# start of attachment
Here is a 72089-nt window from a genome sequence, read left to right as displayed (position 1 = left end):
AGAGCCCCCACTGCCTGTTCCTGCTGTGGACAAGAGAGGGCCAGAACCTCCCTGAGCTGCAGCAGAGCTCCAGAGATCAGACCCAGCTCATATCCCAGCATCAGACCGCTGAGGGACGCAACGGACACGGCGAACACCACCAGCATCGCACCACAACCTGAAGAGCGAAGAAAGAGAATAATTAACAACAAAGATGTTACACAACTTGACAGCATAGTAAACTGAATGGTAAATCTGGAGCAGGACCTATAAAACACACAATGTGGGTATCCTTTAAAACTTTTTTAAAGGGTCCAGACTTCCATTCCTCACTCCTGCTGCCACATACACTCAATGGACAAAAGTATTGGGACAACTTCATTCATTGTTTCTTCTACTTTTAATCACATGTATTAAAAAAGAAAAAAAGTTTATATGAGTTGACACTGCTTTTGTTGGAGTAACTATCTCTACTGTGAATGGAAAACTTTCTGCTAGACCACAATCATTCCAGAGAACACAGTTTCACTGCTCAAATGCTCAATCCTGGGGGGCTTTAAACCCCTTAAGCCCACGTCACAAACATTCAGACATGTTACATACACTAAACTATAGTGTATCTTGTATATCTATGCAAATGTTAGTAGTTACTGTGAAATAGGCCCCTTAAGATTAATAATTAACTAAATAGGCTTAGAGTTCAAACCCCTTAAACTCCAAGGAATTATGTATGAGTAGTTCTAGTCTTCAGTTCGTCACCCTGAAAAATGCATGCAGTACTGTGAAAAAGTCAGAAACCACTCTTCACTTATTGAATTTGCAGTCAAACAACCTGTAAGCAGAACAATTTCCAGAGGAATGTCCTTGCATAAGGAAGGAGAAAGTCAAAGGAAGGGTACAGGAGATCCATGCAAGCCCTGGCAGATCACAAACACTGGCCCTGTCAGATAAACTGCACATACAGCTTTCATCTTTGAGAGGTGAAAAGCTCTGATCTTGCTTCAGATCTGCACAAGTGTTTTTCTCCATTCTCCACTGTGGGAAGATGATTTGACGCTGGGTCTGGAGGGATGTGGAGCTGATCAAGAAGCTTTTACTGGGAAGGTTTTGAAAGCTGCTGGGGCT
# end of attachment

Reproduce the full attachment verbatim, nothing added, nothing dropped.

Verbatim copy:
Here is a 72089-nt window from a genome sequence, read left to right as displayed (position 1 = left end):
AGAGCCCCCACTGCCTGTTCCTGCTGTGGACAAGAGAGGGCCAGAACCTCCCTGAGCTGCAGCAGAGCTCCAGAGATCAGACCCAGCTCATATCCCAGCATCAGACCGCTGAGGGACGCAACGGACACGGCGAACACCACCAGCATCGCACCACAACCTGAAGAGCGAAGAAAGAGAATAATTAACAACAAAGATGTTACACAACTTGACAGCATAGTAAACTGAATGGTAAATCTGGAGCAGGACCTATAAAACACACAATGTGGGTATCCTTTAAAACTTTTTTAAAGGGTCCAGACTTCCATTCCTCACTCCTGCTGCCACATACACTCAATGGACAAAAGTATTGGGACAACTTCATTCATTGTTTCTTCTACTTTTAATCACATGTATTAAAAAAGAAAAAAAGTTTATATGAGTTGACACTGCTTTTGTTGGAGTAACTATCTCTACTGTGAATGGAAAACTTTCTGCTAGACCACAATCATTCCAGAGAACACAGTTTCACTGCTCAAATGCTCAATCCTGGGGGGCTTTAAACCCCTTAAGCCCACGTCACAAACATTCAGACATGTTACATACACTAAACTATAGTGTATCTTGTATATCTATGCAAATGTTAGTAGTTACTGTGAAATAGGCCCCTTAAGATTAATAATTAACTAAATAGGCTTAGAGTTCAAACCCCTTAAACTCCAAGGAATTATGTATGAGTAGTTCTAGTCTTCAGTTCGTCACCCTGAAAAATGCATGCAGTACTGTGAAAAAGTCAGAAACCACTCTTCACTTATTGAATTTGCAGTCAAACAACCTGTAAGCAGAACAATTTCCAGAGGAATGTCCTTGCATAAGGAAGGAGAAAGTCAAAGGAAGGGTACAGGAGATCCATGCAAGCCCTGGCAGATCACAAACACTGGCCCTGTCAGATAAACTGCACATACAGCTTTCATCTTTGAGAGGTGAAAAGCTCTGATCTTGCTTCAGATCTGCACAAGTGTTTTTCTCCATTCTCCACTGTGGGAAGATGATTTGACGCTGGGTCTGGAGGGATGTGGAGCTGATCAAGAAGCTTTTACTGGGAAGGTTTTGAAAGCTGCTGGGGCT